In 1988, Raymond Berger, Professor of Social Work at the California State University, published a paper in the magazine
Social Work Today
, which dealt with the issue of working with people who had experienced some form of traumatic loss. Whilst primarily addressing a social work audience, this paper dealt with the ways in which a wide variety of health and welfare professions work with disabled people. The paper was significant for two reasons. First, it was quite extensively researched in comparison to most articles that appeared in that or other weekly professional magazines. Indeed, the following week one reader cited this paper as partly responsible for him finding that edition to be accurate, practical and analytical. However, the second reason for the paper’s significance was the strength of response it received from Mike Oliver, now Professor of Disability Studies at the University of Greenwich. He bemoaned the disablism within Berger’s paper and in the magazine’s decision to publish it, and compared it to having:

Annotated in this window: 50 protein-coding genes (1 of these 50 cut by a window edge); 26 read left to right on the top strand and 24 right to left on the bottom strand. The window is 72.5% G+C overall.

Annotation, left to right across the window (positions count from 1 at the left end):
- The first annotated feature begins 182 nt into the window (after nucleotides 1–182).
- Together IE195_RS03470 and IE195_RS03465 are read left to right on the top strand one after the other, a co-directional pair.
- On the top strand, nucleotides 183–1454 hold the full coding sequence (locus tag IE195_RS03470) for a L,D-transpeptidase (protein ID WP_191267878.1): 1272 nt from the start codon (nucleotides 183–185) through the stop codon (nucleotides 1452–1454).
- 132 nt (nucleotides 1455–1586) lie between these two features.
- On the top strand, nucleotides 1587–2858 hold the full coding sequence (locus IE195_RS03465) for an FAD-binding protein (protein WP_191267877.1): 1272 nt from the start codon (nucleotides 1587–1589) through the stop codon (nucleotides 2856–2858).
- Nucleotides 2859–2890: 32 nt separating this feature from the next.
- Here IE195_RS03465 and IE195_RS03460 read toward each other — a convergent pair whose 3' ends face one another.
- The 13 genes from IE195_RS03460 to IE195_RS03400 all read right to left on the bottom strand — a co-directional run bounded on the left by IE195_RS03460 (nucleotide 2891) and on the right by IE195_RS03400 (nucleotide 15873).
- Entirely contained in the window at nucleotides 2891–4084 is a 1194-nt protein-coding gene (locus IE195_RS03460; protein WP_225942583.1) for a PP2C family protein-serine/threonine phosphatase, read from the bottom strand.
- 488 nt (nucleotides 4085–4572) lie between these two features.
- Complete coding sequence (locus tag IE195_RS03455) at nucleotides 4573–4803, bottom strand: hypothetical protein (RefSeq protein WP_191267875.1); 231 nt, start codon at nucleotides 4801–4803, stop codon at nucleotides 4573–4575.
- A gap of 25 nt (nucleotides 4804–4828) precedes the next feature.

topless social workers on page three as a means of combating sexism in social work, or a pictorial history of the black and white minstrel show as a guide to anti-racist practice (Oliver, 1988, p. 12)
Why should a paper on loss, considered by one person to be accurate, practical and analytical, lead to such a response?